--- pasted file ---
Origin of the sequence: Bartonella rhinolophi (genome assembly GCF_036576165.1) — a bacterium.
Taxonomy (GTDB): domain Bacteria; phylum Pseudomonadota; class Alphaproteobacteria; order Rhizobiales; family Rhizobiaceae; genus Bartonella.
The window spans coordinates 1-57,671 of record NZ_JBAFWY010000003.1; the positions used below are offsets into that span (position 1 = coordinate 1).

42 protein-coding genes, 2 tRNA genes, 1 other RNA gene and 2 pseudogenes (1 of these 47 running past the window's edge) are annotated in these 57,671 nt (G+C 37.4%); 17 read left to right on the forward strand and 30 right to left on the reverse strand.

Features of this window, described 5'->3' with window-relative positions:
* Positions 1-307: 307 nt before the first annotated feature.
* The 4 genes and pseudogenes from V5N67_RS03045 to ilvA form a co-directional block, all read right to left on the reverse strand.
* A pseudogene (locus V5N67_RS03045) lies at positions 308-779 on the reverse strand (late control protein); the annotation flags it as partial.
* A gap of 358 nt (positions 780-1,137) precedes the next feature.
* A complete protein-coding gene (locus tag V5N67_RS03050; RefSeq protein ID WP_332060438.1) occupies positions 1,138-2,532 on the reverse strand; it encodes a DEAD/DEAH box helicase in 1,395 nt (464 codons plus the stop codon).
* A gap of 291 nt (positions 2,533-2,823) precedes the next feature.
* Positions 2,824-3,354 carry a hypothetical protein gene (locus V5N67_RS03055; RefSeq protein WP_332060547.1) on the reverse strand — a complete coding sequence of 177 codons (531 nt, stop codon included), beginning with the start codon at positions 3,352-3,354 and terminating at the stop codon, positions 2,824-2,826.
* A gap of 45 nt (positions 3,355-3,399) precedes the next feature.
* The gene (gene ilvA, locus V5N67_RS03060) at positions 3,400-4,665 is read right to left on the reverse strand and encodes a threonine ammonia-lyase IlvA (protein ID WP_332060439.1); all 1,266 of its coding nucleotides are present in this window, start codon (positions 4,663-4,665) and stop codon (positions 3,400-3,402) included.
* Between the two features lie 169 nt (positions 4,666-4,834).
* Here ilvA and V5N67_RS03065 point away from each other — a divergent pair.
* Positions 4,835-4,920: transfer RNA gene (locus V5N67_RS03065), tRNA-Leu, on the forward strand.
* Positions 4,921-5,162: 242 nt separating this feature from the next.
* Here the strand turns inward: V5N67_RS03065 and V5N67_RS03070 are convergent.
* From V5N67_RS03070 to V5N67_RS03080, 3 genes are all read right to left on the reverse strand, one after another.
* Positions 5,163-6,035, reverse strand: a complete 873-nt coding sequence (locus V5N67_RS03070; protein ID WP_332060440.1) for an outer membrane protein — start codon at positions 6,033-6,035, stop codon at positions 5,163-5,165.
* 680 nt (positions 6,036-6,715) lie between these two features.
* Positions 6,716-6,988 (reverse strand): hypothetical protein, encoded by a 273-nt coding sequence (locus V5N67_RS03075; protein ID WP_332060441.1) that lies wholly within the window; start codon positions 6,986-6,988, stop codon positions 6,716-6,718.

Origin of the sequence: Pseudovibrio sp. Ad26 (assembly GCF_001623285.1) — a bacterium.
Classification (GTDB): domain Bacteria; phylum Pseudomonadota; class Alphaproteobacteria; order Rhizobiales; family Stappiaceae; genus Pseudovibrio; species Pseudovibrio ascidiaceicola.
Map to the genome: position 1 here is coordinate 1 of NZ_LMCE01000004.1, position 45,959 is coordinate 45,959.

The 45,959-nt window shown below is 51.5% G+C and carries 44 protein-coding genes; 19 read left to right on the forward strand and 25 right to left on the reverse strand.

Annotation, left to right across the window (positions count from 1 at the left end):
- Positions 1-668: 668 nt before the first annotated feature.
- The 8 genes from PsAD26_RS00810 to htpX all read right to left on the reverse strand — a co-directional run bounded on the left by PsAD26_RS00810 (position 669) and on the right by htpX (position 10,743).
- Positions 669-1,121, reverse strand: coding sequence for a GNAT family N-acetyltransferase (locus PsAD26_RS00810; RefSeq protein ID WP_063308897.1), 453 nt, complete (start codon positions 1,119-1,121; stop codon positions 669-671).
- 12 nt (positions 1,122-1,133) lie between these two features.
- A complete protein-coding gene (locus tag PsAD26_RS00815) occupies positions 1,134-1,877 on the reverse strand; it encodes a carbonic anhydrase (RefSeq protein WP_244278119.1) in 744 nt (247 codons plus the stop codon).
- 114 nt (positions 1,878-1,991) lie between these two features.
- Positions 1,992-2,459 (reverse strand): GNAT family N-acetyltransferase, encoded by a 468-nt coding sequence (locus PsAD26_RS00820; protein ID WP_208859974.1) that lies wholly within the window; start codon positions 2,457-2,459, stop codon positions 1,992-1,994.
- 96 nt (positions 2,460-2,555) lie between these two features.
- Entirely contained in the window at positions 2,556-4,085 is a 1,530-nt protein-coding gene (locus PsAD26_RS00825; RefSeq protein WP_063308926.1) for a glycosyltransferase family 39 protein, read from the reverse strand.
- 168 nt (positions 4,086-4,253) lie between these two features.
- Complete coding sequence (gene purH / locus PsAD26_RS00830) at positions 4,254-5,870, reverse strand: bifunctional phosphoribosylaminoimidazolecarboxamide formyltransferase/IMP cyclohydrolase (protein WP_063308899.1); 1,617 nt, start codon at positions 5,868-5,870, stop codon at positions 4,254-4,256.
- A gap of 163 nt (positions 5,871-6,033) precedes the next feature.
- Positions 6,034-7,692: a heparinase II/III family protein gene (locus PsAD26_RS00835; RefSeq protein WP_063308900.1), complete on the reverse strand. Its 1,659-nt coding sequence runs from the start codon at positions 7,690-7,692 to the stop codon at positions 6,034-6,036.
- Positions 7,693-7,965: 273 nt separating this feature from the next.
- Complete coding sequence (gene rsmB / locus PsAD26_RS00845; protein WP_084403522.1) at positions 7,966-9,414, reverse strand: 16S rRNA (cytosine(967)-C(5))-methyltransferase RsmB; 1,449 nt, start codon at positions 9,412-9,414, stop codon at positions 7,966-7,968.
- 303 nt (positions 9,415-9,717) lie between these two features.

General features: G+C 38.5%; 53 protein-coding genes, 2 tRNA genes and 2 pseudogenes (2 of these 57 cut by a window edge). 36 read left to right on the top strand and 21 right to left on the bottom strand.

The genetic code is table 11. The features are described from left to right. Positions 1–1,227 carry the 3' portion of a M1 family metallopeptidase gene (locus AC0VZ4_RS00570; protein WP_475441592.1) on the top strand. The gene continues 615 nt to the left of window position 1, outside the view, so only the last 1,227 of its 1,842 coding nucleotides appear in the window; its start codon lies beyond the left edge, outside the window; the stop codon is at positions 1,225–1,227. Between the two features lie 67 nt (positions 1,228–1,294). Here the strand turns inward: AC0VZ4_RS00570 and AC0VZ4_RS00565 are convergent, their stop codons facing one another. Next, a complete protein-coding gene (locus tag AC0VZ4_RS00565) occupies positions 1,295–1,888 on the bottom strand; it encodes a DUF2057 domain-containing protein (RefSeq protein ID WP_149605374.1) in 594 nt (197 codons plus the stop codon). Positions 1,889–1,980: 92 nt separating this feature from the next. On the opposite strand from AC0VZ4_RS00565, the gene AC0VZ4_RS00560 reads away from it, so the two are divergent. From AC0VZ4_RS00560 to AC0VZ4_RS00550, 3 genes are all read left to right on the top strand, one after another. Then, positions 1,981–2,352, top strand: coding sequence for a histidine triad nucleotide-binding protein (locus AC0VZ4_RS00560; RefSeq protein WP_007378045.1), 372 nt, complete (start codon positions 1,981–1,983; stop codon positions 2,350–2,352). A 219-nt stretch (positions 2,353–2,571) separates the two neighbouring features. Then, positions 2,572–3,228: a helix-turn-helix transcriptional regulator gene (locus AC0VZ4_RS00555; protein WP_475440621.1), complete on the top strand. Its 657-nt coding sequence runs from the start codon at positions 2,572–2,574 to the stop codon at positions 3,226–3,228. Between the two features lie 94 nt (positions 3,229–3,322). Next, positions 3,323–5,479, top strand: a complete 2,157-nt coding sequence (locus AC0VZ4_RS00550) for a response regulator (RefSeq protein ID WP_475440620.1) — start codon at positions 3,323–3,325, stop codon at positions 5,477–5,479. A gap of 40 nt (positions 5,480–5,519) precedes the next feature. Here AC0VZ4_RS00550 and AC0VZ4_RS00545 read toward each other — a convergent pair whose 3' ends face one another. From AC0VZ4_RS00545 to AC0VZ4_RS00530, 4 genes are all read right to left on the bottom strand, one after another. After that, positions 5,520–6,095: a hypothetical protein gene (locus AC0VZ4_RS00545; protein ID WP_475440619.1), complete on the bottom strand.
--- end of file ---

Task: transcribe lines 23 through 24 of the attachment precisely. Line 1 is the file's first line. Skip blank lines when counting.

* Positions 6,716-6,988 (reverse strand): hypothetical protein, encoded by a 273-nt coding sequence (locus V5N67_RS03075; protein ID WP_332060441.1) that lies wholly within the window; start codon positions 6,986-6,988, stop codon positions 6,716-6,718.

Origin of the sequence: Pseudovibrio sp. Ad26 (assembly GCF_001623285.1) — a bacterium.